To expect an industry like big pharmaceuticals to regulate itself is a idealistic dream of capitalism. Unfortunately corporations do everything they can to get around the laws, bending them as far as possible in order to maximize profit. Remove the laws and they will seize most any opportunity they can in order to continue increasing profit.

Now one might argue that people will stop supporting companies that screw them over, but that does not seem to be the case. Companies screw people over today and people still go back to them. Some of the worst and most abusive companies are the most financially successful. Right now they try to work within and stretch the laws while maximizing profit. In the absence of legal oversight they will be able to do even more damage while more effectively hiding it.

Currently if a company is found doing wrong and gets a bad reputation, it can go through some legal loopholes to dissolve and then start up a new company with a new name - but still the same company - and keep doing what they were doing before. Without the regulation they will still be doing the same tricks but worse.

If people find out some big drug company is doing something horrible, the company can switch its name or start selling through a different subsidiary, and the average consumer has no clue of the connection and still financially supports the company that he thinks he is boycotting. It is almost impossible to research and keep up with all this information in our fast-moving society these days; and it is certainly impossible for a single individual consumer to do all the research needed to follow what products are okay to buy and support and which should be avoided.

So while it is true that government regulation of what medicines we are legally allowed to purchase and use is an infringement on our freedom, it seems like privatizing the FDA - essentially doing away with it as a regulatory agency and turning it into a public relations machine - would in the end lessen our freedom. We would become trapped by corporations (who spend billions every year on market research to learn just how to coerce consumers into buying their products).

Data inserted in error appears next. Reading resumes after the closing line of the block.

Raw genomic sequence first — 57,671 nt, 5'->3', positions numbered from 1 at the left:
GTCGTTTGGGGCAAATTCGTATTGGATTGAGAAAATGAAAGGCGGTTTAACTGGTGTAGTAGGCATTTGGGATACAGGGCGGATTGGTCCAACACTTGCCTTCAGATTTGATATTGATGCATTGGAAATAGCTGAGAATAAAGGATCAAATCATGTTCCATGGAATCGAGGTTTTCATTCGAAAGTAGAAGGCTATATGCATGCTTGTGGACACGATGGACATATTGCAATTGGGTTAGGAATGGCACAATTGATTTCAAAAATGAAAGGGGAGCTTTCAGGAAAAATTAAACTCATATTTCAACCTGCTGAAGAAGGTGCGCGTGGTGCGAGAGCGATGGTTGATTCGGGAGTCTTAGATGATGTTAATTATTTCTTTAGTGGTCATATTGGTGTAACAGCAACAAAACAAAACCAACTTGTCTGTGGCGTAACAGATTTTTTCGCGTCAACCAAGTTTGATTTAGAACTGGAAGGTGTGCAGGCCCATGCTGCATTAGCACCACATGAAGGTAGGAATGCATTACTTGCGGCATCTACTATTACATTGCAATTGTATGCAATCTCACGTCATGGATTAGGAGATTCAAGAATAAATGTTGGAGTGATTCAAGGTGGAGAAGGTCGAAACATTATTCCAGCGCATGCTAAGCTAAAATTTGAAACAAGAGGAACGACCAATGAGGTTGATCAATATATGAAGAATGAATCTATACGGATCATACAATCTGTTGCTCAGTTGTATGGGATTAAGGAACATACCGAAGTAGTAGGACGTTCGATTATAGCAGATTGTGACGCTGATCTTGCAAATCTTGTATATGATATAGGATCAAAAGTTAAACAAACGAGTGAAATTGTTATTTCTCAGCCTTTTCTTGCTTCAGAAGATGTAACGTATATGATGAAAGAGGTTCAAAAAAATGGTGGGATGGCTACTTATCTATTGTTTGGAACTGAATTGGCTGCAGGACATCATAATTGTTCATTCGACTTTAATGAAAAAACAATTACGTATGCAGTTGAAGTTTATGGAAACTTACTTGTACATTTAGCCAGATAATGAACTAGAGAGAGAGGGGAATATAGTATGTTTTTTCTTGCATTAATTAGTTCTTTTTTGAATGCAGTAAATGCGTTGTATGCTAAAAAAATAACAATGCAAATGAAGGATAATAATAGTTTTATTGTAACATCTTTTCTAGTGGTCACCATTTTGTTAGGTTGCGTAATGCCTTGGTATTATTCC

Is government by government worse than government by corporations? If you end up a slave to the system either way, you are still a slave and it becomes a matter of semantics whether the people ruling you are called a 'government' or not. You are still being ruled. As Ralph Waldo Emerson put it:

"I do not wish to remove from my prison to a prison a little larger. I wish to break all prisons."

As the system is set up right now, private companies will not self-regulate, and complete non-regulation of all business will lead to a much worse prison than what the official government puts around us. Ideally we should find a system where government is not necessary at all, but while our social system is still full of these sorts of problems, the next best thing is simply minimizing government so that it provides the needed benefits without bloating up and trying to interfere in every aspect of our lives.

It seems to me that regulating drug companies is one of those things which we are better off with for the time being, which actually leads to more freedom for us as citizens and consumers in the long run by giving us relatively reliable information on which to base our medical decisions instead of being trapped into making decisions with only the information that corporations choose to selectively release.

So then what about the claim that the FDA moves too slow, that it should release new drugs into the market faster? As annoying as it is to have the leviathan move so slowly, it seems vastly preferable to allowing it to make sudden jerks in one direction or the other. By moving slowly, it ensures that a fad product or a media-blitz'd product cannot get widespread on the market and do huge amounts of harm before anyone realizes it is unsafe. That takes tests and trials, and those take time.